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How to Secure a Mortgage: A 7-Step Process

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How to Secure a Mortgage: A 7-Step Process

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Buying a home is one of the most significant investments you are making in your life. Although the prospect of getting a home to live with your family is exciting, it also involves a lot of money. Ideally, you should buy your home using your funds, but that would take years of saving up money. It is where a mortgage comes in.

The mortgage application process can be daunting if it is your first time doing so. Thankfully, there are steps you can follow to secure a mortgage. Read as we provide these steps and help you get one step closer to buying your home.

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1. Get Your Credit Score In Order

One of the most important things a lender considers is your score. It helps them determine if you are capable of fulfilling your financial responsibilities satisfactorily. Your lender may request your credit reports from Equifax, Experian, TransUnion, or Crediva, so before approaching your lender, you need to check your credit reports and ensure that you have a good credit rating. Also, check for errors in your credit report that may damage your credit score or indicate fraudulent activity, like identity theft. Once you have your credit score in order, you’ll feel more confident when searching for a lending institution you can apply for a mortgage.

2. Calculate How Much You Need and Can Afford

Don’t go for a dream house immediately when calculating how much you will be borrowing for a mortgage. Keep in mind that your mortgage repayment is not your only financial obligation once it will be approved. There are other expenses such as personal and family needs, homeowner’s insurance, property taxes, interest, and other expenses that might come up in the future. With this in mind, make sure you can afford your mortgage by using a mortgage calculator or having your lender work with you in calculating the most cost-efficient mortgage option. It is also helpful to know your debt-to-income (DTI) ratio to guide you in your mortgage calculation. A good rule of thumb is to stick to the 28/36 rule, where you should keep your mortgage-related expenses under 28% and your other debt obligations under 36%. Making a wise computation before applying for a mortgage will save you from financial difficulties in the future.

3. Process Mortgage Prequalification

The first two steps we mentioned earlier will be further validated by the lender once you process your mortgage prequalification. The lender will consider factors like your credit score, your income, your debts, and other elements that can determine how much a house a borrower can afford. In the prequalification process, you will be offered different loan programs where your credit score, debt, and income are suitable. Process a prequalification for different programs and select one that suits your needs best. 

4. Proceed with Mortgage Application

Prequalification is just the screening process to determine if you are ready to take on your responsibility as a mortgage borrower. Once you are prequalified, the loan process begins with your application. The loan officer will then provide you with a loan application form and other papers and documentation for processing. If you are making the application online, most, if not all of the documents you can fill out will be sent through email and you will be notified of the next steps you will be doing in the application process. Typically, you will be advised to discuss the fees and downpayment with the loan officer and will be sent an itemized loan estimate. After reading the loan estimate carefully and approving its details you can ink-sign (or electronically sign if online) the “Intent to Proceed” document to acknowledge your loan application.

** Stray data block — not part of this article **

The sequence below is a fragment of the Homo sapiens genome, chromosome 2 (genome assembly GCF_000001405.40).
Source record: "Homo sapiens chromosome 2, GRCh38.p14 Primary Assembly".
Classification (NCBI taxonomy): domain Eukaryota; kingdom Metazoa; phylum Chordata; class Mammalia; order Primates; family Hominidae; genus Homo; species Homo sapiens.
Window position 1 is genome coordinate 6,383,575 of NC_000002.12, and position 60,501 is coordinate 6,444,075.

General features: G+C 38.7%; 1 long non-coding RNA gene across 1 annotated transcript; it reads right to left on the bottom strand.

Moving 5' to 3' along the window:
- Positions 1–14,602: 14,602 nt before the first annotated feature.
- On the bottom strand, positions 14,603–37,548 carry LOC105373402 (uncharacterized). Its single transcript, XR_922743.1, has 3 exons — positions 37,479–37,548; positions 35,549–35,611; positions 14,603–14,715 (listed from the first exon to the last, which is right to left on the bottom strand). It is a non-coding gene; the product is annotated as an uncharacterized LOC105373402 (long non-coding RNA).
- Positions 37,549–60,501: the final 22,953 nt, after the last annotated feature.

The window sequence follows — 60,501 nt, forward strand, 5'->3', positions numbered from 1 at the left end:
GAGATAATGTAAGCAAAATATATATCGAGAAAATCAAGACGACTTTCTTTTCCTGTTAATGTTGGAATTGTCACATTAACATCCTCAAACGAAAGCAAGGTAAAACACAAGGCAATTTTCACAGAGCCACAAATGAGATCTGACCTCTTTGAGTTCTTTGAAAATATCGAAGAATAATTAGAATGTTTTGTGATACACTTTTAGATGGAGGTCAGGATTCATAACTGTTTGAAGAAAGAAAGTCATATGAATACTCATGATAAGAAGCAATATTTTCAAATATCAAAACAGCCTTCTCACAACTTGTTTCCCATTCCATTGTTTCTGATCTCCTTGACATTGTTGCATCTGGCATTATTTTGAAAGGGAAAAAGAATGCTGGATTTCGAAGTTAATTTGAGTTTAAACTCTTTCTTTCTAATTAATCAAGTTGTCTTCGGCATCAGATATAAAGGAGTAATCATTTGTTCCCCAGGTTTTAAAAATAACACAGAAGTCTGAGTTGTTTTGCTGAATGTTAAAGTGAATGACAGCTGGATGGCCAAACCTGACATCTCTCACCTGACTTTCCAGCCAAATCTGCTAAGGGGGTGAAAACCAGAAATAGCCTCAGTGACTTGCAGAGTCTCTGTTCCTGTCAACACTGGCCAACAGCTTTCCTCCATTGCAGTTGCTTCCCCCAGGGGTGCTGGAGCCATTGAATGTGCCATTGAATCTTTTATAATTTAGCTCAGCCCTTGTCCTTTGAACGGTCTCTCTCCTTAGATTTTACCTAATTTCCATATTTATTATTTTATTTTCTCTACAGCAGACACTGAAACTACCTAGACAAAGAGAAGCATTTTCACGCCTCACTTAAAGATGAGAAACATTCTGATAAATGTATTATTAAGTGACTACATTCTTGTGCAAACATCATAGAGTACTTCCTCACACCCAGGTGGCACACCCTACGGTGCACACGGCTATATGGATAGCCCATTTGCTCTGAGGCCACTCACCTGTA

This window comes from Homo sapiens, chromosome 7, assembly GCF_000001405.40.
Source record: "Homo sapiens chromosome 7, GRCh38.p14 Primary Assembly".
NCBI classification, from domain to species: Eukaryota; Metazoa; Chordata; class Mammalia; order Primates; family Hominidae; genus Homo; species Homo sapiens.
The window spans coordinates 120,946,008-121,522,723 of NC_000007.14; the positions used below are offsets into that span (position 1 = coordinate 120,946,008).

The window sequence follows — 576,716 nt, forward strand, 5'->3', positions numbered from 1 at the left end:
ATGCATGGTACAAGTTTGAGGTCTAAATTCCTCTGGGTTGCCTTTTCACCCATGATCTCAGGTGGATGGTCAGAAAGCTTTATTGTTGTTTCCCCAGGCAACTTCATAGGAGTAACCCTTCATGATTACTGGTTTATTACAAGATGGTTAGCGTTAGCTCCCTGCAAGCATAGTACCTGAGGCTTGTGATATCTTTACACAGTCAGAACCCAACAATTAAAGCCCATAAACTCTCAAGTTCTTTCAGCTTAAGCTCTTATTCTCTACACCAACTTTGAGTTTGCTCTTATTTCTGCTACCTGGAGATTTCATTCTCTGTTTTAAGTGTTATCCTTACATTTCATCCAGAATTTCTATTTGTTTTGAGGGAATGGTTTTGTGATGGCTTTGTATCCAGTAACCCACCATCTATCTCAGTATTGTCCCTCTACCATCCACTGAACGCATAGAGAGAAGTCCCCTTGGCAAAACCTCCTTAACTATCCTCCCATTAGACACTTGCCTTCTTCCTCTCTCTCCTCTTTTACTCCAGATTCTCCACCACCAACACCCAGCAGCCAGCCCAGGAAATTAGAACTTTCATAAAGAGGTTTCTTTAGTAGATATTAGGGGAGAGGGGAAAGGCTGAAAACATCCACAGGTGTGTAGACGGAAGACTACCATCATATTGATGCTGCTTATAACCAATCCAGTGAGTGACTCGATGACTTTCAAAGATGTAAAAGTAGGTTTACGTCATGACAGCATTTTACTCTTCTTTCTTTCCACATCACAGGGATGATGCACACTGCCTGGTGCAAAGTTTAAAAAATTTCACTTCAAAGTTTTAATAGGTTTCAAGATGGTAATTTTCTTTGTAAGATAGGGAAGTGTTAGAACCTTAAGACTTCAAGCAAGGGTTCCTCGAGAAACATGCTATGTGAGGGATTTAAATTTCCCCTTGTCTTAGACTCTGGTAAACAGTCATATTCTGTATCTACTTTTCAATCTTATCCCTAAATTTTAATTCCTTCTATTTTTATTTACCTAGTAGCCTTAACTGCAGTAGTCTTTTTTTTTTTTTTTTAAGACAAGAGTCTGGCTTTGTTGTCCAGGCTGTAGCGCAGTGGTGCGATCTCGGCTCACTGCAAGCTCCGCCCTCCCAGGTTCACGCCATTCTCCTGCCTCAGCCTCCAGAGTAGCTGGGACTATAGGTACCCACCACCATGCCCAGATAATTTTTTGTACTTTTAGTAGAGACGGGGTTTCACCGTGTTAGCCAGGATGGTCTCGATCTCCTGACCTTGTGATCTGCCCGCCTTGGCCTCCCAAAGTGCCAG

5. Monitor the Processing and Underwriting

You will need to keep in touch with the loan officer, the processor, and the loan underwriter for updates regarding your loan application. The processor makes a final review of the documents you have submitted and will contact you if there are any concerns regarding your debts and payment histories. If none, you will be notified that your application has been forwarded for underwriting.

The underwriter determines whether the application and loan package is acceptable. If more information is required from the borrower, you will be contacted to provide more documentation. A mortgage insurance underwriting may also be necessary if you cannot put forward 20% of the loan amount as a down payment. It is needed to protect the lender in case of default.

6. Pre-Closing

You are just a step nearer to securing your mortgage. 20 to 30 days after your mortgage processing, the title loan insurance is ordered and all approval contingencies are fulfilled. You will then be notified of the closing schedule of your mortgage application. At least three days before closing, your lender will provide another itemized list of costs associated with the closing.

7. Closing

At last, the moment you have been waiting for. Your mortgage closing is where the lender funds the loan to the selling party to obtain the title to your property. At this point, your mortgage process is finished, and you have bought a new house. Depending on your state or locality, the closing can take place in a closing attorney’s office, an escrow company, or any office with jurisdiction on this matter.

Getting your mortgage secured is a fulfilling process. Once you get that mortgage contract signed, pat yourself on the back for a job well done. You finally have a home where you and your family can grow and make memories.

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